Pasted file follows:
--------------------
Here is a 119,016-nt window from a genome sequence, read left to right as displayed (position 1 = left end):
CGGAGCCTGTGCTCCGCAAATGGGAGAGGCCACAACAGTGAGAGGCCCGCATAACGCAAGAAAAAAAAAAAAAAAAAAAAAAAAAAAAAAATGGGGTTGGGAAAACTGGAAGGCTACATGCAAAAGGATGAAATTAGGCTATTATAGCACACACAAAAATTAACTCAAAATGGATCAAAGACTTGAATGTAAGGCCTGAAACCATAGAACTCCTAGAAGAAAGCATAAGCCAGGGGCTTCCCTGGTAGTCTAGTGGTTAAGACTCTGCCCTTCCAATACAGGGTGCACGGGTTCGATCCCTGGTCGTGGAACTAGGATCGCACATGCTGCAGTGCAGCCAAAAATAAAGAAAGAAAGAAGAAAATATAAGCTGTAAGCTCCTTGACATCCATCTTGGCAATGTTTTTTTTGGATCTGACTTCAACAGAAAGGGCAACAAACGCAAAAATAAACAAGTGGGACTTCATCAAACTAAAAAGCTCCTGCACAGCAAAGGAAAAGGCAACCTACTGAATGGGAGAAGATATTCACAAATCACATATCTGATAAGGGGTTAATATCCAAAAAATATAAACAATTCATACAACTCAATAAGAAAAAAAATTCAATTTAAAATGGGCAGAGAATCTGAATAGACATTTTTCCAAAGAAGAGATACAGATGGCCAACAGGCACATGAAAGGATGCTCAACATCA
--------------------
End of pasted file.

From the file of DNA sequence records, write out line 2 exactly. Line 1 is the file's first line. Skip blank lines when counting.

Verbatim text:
CGGAGCCTGTGCTCCGCAAATGGGAGAGGCCACAACAGTGAGAGGCCCGCATAACGCAAGAAAAAAAAAAAAAAAAAAAAAAAAAAAAAAATGGGGTTGGGAAAACTGGAAGGCTACATGCAAAAGGATGAAATTAGGCTATTATAGCACACACAAAAATTAACTCAAAATGGATCAAAGACTTGAATGTAAGGCCTGAAACCATAGAACTCCTAGAAGAAAGCATAAGCCAGGGGCTTCCCTGGTAGTCTAGTGGTTAAGACTCTGCCCTTCCAATACAGGGTGCACGGGTTCGATCCCTGGTCGTGGAACTAGGATCGCACATGCTGCAGTGCAGCCAAAAATAAAGAAAGAAAGAAGAAAATATAAGCTGTAAGCTCCTTGACATCCATCTTGGCAATGTTTTTTTTGGATCTGACTTCAACAGAAAGGGCAACAAACGCAAAAATAAACAAGTGGGACTTCATCAAACTAAAAAGCTCCTGCACAGCAAAGGAAAAGGCAACCTACTGAATGGGAGAAGATATTCACAAATCACATATCTGATAAGGGGTTAATATCCAAAAAATATAAACAATTCATACAACTCAATAAGAAAAAAAATTCAATTTAAAATGGGCAGAGAATCTGAATAGACATTTTTCCAAAGAAGAGATACAGATGGCCAACAGGCACATGAAAGGATGCTCAACATCA